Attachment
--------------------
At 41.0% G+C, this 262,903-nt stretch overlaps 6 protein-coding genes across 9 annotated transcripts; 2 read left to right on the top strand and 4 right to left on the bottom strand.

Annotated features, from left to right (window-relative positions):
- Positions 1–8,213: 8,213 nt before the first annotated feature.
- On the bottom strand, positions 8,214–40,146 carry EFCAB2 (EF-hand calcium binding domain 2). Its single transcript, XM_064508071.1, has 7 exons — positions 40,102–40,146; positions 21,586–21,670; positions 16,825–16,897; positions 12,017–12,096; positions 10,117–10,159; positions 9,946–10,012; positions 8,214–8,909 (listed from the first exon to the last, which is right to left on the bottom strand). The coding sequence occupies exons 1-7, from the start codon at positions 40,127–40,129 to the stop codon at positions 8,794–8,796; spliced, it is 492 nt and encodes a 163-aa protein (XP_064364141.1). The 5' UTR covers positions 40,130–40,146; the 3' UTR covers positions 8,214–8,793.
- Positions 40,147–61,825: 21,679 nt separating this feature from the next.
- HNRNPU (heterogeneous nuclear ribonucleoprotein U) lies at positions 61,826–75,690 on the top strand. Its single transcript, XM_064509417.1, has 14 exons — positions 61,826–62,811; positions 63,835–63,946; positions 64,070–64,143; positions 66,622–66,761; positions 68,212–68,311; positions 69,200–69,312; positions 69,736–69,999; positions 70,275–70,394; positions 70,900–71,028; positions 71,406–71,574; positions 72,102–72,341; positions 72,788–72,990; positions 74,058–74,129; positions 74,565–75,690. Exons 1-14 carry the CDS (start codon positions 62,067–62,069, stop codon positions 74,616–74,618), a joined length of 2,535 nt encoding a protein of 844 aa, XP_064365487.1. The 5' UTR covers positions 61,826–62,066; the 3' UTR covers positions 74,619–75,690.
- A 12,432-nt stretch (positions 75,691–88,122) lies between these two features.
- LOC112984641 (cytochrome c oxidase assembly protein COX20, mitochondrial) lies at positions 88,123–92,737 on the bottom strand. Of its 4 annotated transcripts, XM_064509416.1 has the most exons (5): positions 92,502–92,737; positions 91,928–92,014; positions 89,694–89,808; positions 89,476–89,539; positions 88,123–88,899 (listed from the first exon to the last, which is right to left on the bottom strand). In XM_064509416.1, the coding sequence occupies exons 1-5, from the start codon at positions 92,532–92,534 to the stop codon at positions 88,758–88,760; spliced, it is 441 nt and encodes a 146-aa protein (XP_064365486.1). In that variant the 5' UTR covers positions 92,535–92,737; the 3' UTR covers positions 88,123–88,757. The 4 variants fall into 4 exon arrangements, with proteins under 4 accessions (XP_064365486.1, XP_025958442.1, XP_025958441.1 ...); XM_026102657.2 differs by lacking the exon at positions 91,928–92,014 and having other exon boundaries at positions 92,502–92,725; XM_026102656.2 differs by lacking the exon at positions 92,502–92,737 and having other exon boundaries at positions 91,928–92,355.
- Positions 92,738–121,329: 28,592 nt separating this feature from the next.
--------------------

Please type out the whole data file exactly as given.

At 41.0% G+C, this 262,903-nt stretch overlaps 6 protein-coding genes across 9 annotated transcripts; 2 read left to right on the top strand and 4 right to left on the bottom strand.

Annotated features, from left to right (window-relative positions):
- Positions 1–8,213: 8,213 nt before the first annotated feature.
- On the bottom strand, positions 8,214–40,146 carry EFCAB2 (EF-hand calcium binding domain 2). Its single transcript, XM_064508071.1, has 7 exons — positions 40,102–40,146; positions 21,586–21,670; positions 16,825–16,897; positions 12,017–12,096; positions 10,117–10,159; positions 9,946–10,012; positions 8,214–8,909 (listed from the first exon to the last, which is right to left on the bottom strand). The coding sequence occupies exons 1-7, from the start codon at positions 40,127–40,129 to the stop codon at positions 8,794–8,796; spliced, it is 492 nt and encodes a 163-aa protein (XP_064364141.1). The 5' UTR covers positions 40,130–40,146; the 3' UTR covers positions 8,214–8,793.
- Positions 40,147–61,825: 21,679 nt separating this feature from the next.
- HNRNPU (heterogeneous nuclear ribonucleoprotein U) lies at positions 61,826–75,690 on the top strand. Its single transcript, XM_064509417.1, has 14 exons — positions 61,826–62,811; positions 63,835–63,946; positions 64,070–64,143; positions 66,622–66,761; positions 68,212–68,311; positions 69,200–69,312; positions 69,736–69,999; positions 70,275–70,394; positions 70,900–71,028; positions 71,406–71,574; positions 72,102–72,341; positions 72,788–72,990; positions 74,058–74,129; positions 74,565–75,690. Exons 1-14 carry the CDS (start codon positions 62,067–62,069, stop codon positions 74,616–74,618), a joined length of 2,535 nt encoding a protein of 844 aa, XP_064365487.1. The 5' UTR covers positions 61,826–62,066; the 3' UTR covers positions 74,619–75,690.
- A 12,432-nt stretch (positions 75,691–88,122) lies between these two features.
- LOC112984641 (cytochrome c oxidase assembly protein COX20, mitochondrial) lies at positions 88,123–92,737 on the bottom strand. Of its 4 annotated transcripts, XM_064509416.1 has the most exons (5): positions 92,502–92,737; positions 91,928–92,014; positions 89,694–89,808; positions 89,476–89,539; positions 88,123–88,899 (listed from the first exon to the last, which is right to left on the bottom strand). In XM_064509416.1, the coding sequence occupies exons 1-5, from the start codon at positions 92,532–92,534 to the stop codon at positions 88,758–88,760; spliced, it is 441 nt and encodes a 146-aa protein (XP_064365486.1). In that variant the 5' UTR covers positions 92,535–92,737; the 3' UTR covers positions 88,123–88,757. The 4 variants fall into 4 exon arrangements, with proteins under 4 accessions (XP_064365486.1, XP_025958442.1, XP_025958441.1 ...); XM_026102657.2 differs by lacking the exon at positions 91,928–92,014 and having other exon boundaries at positions 92,502–92,725; XM_026102656.2 differs by lacking the exon at positions 92,502–92,737 and having other exon boundaries at positions 91,928–92,355.
- Positions 92,738–121,329: 28,592 nt separating this feature from the next.